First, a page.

Ethics at LL Bean

As many know, Maine-based retailer LL Bean has a rather liberal return policy. They are known, in fact, for taking back anything at any time for any reason. They are a popular company in my family because of our Maine background and I have discovered that some of our relatives have been rather liberal in taking advantage of that policy. Specifically, but not exclusively, my brother has a habit of turning in his old clothes for new. I have returned maybe five things that I haven’t worn much because it dawned on me I’d had this, say, jumper for 8 years and only worn it 6 times because I was dissatisfied. My mother sent an old jacket back asking that they replace the cuffs and they replaced the jacket instead. But my brother will take a pile of old stuff and just return it due to “wear and tear” (like the rain suit he wore in high school cross country, which he returned in his 30’s) and feels that, because they have this policy, it’s his right. AND he gets mad when you suggest that’s not the spirit of the policy. He even thinks it’s ethical to go to a thrift shop, buy LL Bean stuff for a few bucks and return it for full refund, which is clearly crossing the line.

This weekend he returned a 10 year old sweater he wears all the time and had, in fact, been wearing earlier that day to put towards new shoes.

So, what do you think? Ethical? Unethical? Hazy? Would you or have you done something similar?

Is he being deceptive? When he returns a 10 year old sweater does he misrepresent it? Say it’s newer than it is? It’s hard to imagine he does, since presumably their styles change and in any event a 10 year old sweater wouldn’t look remotely new. If you return merchandise according to a company’s stated policy without misrepresenting it, then I can’t see how it could be unethical.

It’s unethical because you’re paying once for the use of many garments. To wear something for a decade and have it experience regular wear and tear means you have gotten what you paid for, and then you buy a new one.

From their website:

<<Of course, we want you to be the final judge of quality. If you’re not satisfied with your purchase, we’ll replace it or give you your money back. It’s that simple.>>

<<NOTICE: I do not consider a sale complete until goods are worn out and customer still satisfied.>>

My assumption is your brother is satisfied with the product, and just looking for a way to get free stuff.

Buying something at the thrift store and returning it for the retail price is beyond the pale, IMHO.

People like your brother are the reason liberal return policies get tightened up. If enough assholes keep doing stuff like this it becomes economically unfeasible for them to maintain such a policy. So they either change the return policy, or jack up prices on the people who actually pay for their fucking new merchandise to subsidize the jackwads who don’t.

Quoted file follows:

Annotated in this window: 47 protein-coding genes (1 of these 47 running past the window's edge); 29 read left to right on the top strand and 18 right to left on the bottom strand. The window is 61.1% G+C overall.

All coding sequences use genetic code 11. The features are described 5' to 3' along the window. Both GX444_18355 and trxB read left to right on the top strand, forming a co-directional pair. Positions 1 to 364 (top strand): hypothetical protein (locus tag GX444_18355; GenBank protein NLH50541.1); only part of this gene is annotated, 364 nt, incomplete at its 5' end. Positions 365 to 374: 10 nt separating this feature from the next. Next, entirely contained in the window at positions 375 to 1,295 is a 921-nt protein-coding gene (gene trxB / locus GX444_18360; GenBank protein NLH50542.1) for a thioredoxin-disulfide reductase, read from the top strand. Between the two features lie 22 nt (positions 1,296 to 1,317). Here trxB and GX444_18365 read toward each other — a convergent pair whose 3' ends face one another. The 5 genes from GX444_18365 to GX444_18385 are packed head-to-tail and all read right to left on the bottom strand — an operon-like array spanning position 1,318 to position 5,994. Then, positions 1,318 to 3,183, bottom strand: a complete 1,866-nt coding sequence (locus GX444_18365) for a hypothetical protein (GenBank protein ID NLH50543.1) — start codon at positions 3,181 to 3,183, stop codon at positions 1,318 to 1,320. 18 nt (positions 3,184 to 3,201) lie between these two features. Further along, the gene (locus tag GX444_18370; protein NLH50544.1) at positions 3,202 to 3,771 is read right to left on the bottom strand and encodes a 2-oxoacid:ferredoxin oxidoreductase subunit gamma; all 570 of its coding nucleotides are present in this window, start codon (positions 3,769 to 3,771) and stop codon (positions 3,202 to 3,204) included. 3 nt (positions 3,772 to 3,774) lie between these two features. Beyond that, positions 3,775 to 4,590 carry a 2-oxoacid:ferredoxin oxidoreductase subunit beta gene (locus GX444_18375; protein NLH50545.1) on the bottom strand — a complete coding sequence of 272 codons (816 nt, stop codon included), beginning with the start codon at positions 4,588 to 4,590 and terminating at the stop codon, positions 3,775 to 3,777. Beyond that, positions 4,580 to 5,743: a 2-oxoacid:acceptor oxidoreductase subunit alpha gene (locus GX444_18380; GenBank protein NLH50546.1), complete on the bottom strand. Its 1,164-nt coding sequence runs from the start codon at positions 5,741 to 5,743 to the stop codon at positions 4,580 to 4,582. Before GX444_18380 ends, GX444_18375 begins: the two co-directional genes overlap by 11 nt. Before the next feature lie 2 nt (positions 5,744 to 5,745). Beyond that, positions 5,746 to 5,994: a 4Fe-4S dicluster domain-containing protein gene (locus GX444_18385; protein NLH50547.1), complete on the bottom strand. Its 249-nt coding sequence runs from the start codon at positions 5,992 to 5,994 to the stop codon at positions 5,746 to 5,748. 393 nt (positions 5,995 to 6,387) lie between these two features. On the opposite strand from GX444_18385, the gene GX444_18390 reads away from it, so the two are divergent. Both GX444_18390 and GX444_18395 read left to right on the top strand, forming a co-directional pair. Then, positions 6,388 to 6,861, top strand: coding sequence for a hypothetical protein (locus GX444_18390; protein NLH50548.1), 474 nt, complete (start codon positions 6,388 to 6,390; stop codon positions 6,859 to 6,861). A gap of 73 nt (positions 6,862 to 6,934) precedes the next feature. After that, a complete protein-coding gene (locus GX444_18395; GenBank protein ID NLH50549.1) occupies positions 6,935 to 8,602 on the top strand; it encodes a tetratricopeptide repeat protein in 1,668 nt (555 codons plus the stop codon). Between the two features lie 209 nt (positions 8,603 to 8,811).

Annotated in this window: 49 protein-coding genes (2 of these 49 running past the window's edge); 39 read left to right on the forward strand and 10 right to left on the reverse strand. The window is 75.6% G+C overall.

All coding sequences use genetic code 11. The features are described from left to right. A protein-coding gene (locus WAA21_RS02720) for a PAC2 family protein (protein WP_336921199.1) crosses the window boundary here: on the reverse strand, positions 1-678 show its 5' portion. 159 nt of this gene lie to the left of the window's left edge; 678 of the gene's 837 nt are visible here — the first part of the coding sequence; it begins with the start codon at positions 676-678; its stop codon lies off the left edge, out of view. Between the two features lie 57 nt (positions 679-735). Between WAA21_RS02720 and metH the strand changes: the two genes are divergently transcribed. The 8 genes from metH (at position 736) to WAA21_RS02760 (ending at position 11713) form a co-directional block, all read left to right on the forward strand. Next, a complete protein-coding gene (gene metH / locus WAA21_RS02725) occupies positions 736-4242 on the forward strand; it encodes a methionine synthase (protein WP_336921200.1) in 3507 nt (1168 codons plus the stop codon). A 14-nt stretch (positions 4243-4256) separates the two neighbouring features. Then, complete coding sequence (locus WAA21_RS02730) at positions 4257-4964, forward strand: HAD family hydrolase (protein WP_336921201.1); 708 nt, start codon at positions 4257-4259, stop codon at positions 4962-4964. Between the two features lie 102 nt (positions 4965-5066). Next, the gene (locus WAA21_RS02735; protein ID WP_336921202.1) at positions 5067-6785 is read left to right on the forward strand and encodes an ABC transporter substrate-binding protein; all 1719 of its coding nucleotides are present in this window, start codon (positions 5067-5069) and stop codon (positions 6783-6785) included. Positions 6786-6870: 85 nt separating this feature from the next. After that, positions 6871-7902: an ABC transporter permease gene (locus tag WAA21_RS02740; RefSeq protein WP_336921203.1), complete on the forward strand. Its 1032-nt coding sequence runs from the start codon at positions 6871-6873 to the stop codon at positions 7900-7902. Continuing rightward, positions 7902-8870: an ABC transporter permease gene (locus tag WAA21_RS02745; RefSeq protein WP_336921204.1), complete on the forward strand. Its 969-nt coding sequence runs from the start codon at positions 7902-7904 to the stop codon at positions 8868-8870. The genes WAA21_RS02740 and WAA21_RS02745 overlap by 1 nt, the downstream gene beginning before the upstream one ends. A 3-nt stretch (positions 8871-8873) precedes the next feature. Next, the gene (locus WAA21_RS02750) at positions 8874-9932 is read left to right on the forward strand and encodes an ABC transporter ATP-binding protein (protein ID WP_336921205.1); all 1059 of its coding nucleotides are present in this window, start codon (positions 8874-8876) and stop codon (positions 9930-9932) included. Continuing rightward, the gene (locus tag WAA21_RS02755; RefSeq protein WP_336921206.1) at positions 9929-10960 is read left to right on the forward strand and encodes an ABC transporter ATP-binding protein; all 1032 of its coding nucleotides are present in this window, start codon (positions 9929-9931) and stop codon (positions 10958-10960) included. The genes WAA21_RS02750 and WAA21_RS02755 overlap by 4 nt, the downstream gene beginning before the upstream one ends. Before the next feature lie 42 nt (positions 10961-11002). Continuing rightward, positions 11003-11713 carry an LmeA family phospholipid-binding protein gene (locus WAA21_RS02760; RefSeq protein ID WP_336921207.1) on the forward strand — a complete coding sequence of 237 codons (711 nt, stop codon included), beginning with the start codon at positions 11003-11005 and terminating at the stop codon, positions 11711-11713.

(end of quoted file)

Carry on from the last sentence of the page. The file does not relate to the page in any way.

In the case of the sweater and the rain suit for running, he was satisfied with both, he had worn them for years and now felt that they were not useful or were less useful to him. I don’t think he lies about how long he’s had the items but he is vague, claiming, for example, that he’d had the sweater for more than five years. Five years more than five years is the truth of the matter. In the case of the rain suit, which he’d had for more than 15 years, he claimed the elastic had dried out and disintegrated. Now this may have been true, but the real reason the item was useless was that he had not been running for 13 of those 15 years and was no longer 120 lbs, being a grown man now and all.

If he had purchased these items at Macy’s he would have thrown them away without giving it a second thought.

Well, this surprises me a lot. I bought a skirt from them about five years ago. I wore it once and the hem totally fell out of it. I called them up and asked if they would replace it and they said the item had been discontinued; I asked for a comparable item and they said no. They said they’d hem the skirt for me if I paid postage both ways. I didn’t care to spend an extra $10 or so for their bad workmanship, and I haven’t bought much from them since.

I’ve bought from LL Bean and had to return two items. Your brother may be taking advantage of their return policy, but I bet he keeps buying from them.

However, this

is completely wrong and he should be ashamed of himself.

Your brother is crooked.

My mother, who has absolutely no sense of shame, tried to pawn off a shirt bought at a garage sale once and got caught. She thought it was funny; I thought she was despictable. Your brother is an ass.

Your brother is violating the spirit of the policy, IMO. If a product breaks or wears out due to defect then you should bring it back and demand satisfaction. If a product wears out normally because of years and years of regular use, then the company lived up to their side of the deal. In this case, your brother isn’t dissatisfied with the the product, he’s annoyed at the fact that materials eventually wear out. The thrift store thing is just being a jerk.